Posted on 05/22/2013

Photo taken on February  7, 2013

1/80 f/2.0 50.0 mm ISO 640

Canon EOS 6D


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Chaffinch infected with the Fringilla papillomavirus (FPV).

Chaffinch infected with the Fringilla papillomavirus (FPV).
Warts (viral papillomas)

Agent: The Fringilla papillomavirus (FPV).

Epidemiology: The epidemiology of the disease has not been studied.

Species susceptible: Chaffinches and, to a lesser extent, bramblings. In a large survey of birds captured for ringing in the Netherlands, papillomas were found on 330 (1.3%) of some 25,000 chaffinches examined and both sexes were affected. However, cases usually occur in clusters and quite high proportions of local populations may be affected in outbreaks.

Clinical signs: The disease causes warty outgrowths on the foot or tarsometatarsus (the bare part of the leg). Usually only one limb is affected. The growths vary from small nodules to large irregular shaped and deeply-fissured masses which almost engulf the entire lower leg and foot and which can distort the toes. Affected birds usually seem in otherwise good health but some may show signs of lameness and hop mainly on the unaffected foot and digits may be lost. The warts grow slowly and may progress over many months.

Pathology: The growths have a similar structure to warts in mammals and are due to excessive growth of the keratinised layers of the skin.

Risks to human and domestic species: None known.

Diagnosis: The clinical appearance is strongly suggestive but other diseases can cause swellings on the legs and feet: infestation with Cnemidocoptes mites (there is some evidence for an association between mange due to Cnemidocoptes infestations and the occurrence of papillomas), bacterial infections (bumblefoot), poxvirus infections. Diagnosis can be confirmed by histology or detection of papillomavirus particles.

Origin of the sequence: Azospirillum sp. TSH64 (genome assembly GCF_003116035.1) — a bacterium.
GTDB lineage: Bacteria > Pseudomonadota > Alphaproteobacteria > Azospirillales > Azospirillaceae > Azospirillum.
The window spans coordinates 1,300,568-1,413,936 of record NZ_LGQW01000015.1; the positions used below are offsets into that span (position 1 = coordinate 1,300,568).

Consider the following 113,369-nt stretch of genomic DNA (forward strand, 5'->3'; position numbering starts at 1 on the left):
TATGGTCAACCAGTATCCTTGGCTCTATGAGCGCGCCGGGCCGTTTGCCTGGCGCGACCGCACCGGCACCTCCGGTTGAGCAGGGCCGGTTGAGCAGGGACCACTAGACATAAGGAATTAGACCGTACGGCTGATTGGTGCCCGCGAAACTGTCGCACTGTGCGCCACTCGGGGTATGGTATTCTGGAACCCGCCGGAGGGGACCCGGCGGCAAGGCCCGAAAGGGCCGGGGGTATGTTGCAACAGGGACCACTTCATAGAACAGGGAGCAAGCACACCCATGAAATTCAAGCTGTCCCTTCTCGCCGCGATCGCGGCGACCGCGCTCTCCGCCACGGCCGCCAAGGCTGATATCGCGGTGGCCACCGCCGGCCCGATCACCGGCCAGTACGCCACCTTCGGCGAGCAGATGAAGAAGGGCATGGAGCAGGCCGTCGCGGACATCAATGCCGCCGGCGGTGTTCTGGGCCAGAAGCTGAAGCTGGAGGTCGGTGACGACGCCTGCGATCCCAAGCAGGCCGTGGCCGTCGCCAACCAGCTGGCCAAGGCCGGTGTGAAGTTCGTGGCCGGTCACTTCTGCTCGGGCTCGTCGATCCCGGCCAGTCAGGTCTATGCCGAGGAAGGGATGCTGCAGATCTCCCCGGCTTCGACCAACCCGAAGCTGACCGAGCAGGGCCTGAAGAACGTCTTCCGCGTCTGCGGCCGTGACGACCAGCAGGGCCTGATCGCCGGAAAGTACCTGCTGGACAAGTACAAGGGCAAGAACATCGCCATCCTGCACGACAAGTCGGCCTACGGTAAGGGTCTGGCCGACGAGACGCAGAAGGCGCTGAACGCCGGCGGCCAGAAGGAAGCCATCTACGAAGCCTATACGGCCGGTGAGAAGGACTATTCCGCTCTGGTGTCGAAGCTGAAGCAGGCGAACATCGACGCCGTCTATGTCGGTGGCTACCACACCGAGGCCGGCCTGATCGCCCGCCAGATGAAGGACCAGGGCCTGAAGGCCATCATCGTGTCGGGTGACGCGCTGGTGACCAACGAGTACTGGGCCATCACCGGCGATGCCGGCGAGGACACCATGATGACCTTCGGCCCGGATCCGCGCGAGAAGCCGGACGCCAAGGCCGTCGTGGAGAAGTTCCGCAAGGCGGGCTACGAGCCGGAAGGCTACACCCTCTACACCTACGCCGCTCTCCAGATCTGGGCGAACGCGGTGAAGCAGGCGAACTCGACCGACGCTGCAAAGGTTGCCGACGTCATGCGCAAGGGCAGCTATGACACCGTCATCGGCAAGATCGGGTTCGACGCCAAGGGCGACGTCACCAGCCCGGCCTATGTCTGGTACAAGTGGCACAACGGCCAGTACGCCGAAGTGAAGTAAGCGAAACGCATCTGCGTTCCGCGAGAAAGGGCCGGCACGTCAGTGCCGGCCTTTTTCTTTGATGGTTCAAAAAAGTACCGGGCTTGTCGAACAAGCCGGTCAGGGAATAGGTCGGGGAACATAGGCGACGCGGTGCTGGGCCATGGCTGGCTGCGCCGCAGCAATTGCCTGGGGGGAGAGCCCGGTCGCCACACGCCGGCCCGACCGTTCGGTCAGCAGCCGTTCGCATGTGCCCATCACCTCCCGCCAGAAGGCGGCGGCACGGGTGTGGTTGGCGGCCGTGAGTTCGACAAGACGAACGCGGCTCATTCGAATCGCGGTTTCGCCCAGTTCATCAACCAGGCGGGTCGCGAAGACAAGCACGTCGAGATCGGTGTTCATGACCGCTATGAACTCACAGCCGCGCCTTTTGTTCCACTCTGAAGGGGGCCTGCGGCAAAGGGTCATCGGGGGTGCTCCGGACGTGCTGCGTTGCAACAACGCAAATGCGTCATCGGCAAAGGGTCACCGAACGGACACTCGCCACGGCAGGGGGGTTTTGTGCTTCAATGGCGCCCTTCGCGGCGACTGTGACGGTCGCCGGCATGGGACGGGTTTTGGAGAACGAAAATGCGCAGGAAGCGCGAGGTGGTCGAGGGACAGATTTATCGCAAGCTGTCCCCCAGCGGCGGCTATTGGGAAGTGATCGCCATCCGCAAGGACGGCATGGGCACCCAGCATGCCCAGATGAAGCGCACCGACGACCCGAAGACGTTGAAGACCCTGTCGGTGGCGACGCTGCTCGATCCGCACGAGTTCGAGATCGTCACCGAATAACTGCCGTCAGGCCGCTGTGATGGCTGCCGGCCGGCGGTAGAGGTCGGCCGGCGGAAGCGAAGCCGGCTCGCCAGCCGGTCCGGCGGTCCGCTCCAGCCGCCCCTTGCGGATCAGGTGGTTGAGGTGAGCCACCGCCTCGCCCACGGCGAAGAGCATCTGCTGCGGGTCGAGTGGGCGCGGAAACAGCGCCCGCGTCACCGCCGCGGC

Impact on populations: It seems unlikely that this disease has an impact on population densities.

Impact on welfare: Even birds with large papillomas often appear to behave normally so, in some cases, the growths may be little more than an inconvenience and relatively minor irritation. However, lameness is sometimes observed and this clearly indicates pain.

Treatment: None. The outcome of the disease is unclear. Birds may die through being incapacitated or through developing secondary infections but it is possible that in some cases the lesions may regress spontaneously.

Control and prevention: The fact that cases occur in clusters suggests that the presence of affected birds presents a risk to others that are susceptible. The mode of transmission is not known but it seems likely that the virus may be spread via surfaces the birds stand or perch upon. If so, hygiene measures and steps to minimise crowding at perching or feeding sites may reduce the risk.